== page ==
The terms and concepts presented in this appendix should prove helpful in understanding the EIGRP domain discovered and monitored by Network Protocol Manager for EIGRP.

Begin by examining Interior gateway protocol and exterior gateway protocol links.

Figure 1. Interior gateway protocol and exterior gateway protocol links

The links between the routers within an independent network, or autonomous system (AS), are referred to as Interior Gateway Protocol (IGP) links. The links between routers in different autonomous systems are referred to as Exterior Gateway Protocol (EGP) links. EIGRP is an IGP.

  • AS

    Autonomous system. A collection of networks, or more precisely, the routers joining those networks, that are under the same administrative authority and that share a common routing strategy. (Also, see EIGRP domain.)

  • ASN

    Autonomous system number. A number that uniquely identifies a particular autonomous system. An ASN is used in the exchange of exterior routing information between neighboring autonomous systems. (Also, see EIGRP process number.)

  • CIDR

    Classless Inter-Domain Routing. The standard format for designating an IP subnet. CIDR replaces the original class A, B, and C Internet-address routing scheme with an address scheme that allows a single IPv4 address to designate many unique addresses. A CIDR address is identified by an IP prefix and subnet mask; for example, CIDR is described in RFC 1519.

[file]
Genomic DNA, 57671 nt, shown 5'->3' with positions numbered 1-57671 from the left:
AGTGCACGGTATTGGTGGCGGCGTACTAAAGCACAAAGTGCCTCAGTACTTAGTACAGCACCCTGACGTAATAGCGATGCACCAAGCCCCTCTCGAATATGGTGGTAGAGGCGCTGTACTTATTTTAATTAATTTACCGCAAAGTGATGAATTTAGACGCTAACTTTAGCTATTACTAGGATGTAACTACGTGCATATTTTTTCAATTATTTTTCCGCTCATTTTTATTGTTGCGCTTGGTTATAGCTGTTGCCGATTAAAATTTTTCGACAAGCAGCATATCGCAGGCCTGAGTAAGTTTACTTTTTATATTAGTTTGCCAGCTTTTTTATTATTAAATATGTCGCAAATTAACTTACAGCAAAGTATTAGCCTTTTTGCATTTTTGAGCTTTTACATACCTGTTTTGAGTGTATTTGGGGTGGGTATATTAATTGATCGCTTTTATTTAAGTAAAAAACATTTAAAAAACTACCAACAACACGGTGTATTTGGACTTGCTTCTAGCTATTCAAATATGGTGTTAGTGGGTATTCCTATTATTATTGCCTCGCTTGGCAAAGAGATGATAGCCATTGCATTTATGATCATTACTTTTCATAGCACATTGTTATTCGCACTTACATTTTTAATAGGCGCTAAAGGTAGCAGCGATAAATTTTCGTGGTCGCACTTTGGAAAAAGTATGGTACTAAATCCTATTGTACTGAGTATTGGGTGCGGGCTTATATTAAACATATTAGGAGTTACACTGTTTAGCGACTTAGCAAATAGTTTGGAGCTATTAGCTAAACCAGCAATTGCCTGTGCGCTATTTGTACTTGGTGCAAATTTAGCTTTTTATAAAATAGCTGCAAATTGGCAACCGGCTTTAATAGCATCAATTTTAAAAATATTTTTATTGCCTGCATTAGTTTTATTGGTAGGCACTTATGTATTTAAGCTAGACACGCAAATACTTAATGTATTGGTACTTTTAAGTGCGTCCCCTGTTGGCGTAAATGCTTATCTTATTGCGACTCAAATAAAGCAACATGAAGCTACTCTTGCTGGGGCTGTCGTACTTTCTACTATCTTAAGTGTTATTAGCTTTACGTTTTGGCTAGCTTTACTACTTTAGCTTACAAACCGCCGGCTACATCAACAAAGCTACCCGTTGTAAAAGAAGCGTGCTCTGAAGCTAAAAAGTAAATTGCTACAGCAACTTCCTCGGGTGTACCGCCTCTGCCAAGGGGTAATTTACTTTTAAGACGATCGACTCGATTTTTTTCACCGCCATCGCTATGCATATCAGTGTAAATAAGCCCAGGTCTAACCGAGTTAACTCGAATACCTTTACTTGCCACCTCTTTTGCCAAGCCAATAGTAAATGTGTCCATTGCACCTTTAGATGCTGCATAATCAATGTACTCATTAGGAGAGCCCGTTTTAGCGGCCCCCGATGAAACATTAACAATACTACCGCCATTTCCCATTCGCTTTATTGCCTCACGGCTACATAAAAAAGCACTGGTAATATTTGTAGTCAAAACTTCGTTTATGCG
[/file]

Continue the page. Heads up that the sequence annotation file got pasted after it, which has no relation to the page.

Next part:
• CLI

    Command line interface. A user interface, available on most networking devices, that permits a user or a software program to view statistics, make configuration changes, and perform other administrative functions. Commands are entered as text on a single line. Network Protocol Manager for EIGRP uses Telnet, SSH1, or SSH2 to log in to a Cisco EIGRP router and then enters CLI commands at the command line to query the device for EIGRP topology information and status.

  • DUAL

    Diffusing Update Algorithm. The algorithm used by EIGRP to select routing paths and to guarantee freedom from routing loops. DUAL selects a best path and a second best path to reach a destination. The best path selected by DUAL is the successor, and the second best path (if available) is the feasible successor. The feasible distance is the lowest calculated metric of a path to reach the destination.

  • EGP

    Exterior Gateway Protocol. A routing protocol used to exchange routing information among two routers in a network of autonomous systems. An EGP protocol maintains routes between autonomous systems.


    Enhanced Interior Gateway Routing Protocol. A Cisco proprietary interior gateway protocol that integrates the capabilities of distance-vector protocols with the capabilities of link-state protocols: It chooses a routing path based on vectors and converges rapidly by using change-based updates. EIGRP supports CIDR and VLSM and uses the DUAL algorithm to perform distributed shortest-path routing with fast convergence while remaining loop free at every instant.

    EIGRP supports the following routed network communication protocols: IPv4, AppleTalk, and Novell NetWare. The IPv4 implementation of EIGRP is the one that Network Protocol Manager for EIGRP discovers and monitors.

  • EIGRP domain

    A collection of connected EIGRP routers and EIGRP networks and is synonymous to an autonomous system. An EIGRP domain provides full connectivity to all hosts within it.